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    I ride the Alberta Rockies (very comparable...it's the Rockies!) and my WTF kit has held up very well. Normal chain stretch/cog wear is all I've experienced. If I was doing it again I would upgrade to the IS 110, the headset is a source of ongoing creaks for me.

    No RP23 on your list of shocks?

  4. #4
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    Should I consider the RP23? I don't think I saw it as an option.

  5. #5
    kbk
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    I'm on a Mojo in Colorado. I'm one of about about 4 friends that all seem to have chosen Ibis Mojos to ride. After a few seasons now on everything from the Front Range, to Moab to CB and Fruita - okay it's a great place to ride, enough plugs, I think I've got the plan for setup.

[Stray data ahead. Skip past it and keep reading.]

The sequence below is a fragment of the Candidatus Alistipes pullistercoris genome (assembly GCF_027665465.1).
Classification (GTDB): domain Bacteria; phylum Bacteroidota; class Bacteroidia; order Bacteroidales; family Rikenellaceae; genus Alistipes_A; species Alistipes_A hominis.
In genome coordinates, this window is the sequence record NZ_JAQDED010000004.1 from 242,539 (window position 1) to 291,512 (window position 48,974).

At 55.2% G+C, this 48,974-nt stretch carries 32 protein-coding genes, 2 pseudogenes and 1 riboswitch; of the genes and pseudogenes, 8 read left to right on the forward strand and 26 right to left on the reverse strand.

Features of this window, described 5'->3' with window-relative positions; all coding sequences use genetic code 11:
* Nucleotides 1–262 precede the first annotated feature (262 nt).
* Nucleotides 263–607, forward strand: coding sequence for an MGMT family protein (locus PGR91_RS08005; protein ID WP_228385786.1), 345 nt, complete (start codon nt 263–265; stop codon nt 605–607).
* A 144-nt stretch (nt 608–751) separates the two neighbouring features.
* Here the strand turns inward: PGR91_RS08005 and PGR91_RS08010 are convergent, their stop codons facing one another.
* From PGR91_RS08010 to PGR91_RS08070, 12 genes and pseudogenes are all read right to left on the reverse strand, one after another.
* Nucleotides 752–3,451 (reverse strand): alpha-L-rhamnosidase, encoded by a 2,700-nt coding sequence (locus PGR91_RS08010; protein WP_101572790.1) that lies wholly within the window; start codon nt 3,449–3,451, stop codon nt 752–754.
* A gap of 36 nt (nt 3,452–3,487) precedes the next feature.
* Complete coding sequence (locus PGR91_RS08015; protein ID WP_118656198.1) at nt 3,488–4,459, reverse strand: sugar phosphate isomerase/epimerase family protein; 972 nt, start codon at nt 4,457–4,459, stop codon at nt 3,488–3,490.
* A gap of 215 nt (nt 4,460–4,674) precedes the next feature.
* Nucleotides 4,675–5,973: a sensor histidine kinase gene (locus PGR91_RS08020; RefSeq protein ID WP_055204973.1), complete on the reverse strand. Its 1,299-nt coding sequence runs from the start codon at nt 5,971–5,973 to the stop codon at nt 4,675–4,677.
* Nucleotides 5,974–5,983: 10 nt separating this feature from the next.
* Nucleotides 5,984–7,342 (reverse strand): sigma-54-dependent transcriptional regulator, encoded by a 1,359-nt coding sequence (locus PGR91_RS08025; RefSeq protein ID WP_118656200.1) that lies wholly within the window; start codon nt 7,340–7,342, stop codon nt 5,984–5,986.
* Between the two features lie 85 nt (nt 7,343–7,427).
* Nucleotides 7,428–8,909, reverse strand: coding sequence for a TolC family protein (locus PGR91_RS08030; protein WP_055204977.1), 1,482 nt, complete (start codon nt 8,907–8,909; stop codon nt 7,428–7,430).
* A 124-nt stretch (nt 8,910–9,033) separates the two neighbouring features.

The big thing is that bikes here take a big beating. Upgrading your wheels is probably not a bad idea if it'll get you more durability. The standard shock on the bike is the RP23. Stick with that. One of my Ibis buddies does 4-5 ft drops with his on that shock and it's sweet! The big thing is that it will help you climb really well without having to "unlock" for descents. Flipping the switch to the setting without pro pedal is great for really doing big downhills, but not necessary. I run a 150mm Talas fork now and would recommend the combination of a 150mm fork and shorter stem. This keeps the bars higher and keeps your weight better suited to not flying over the bars on rocks.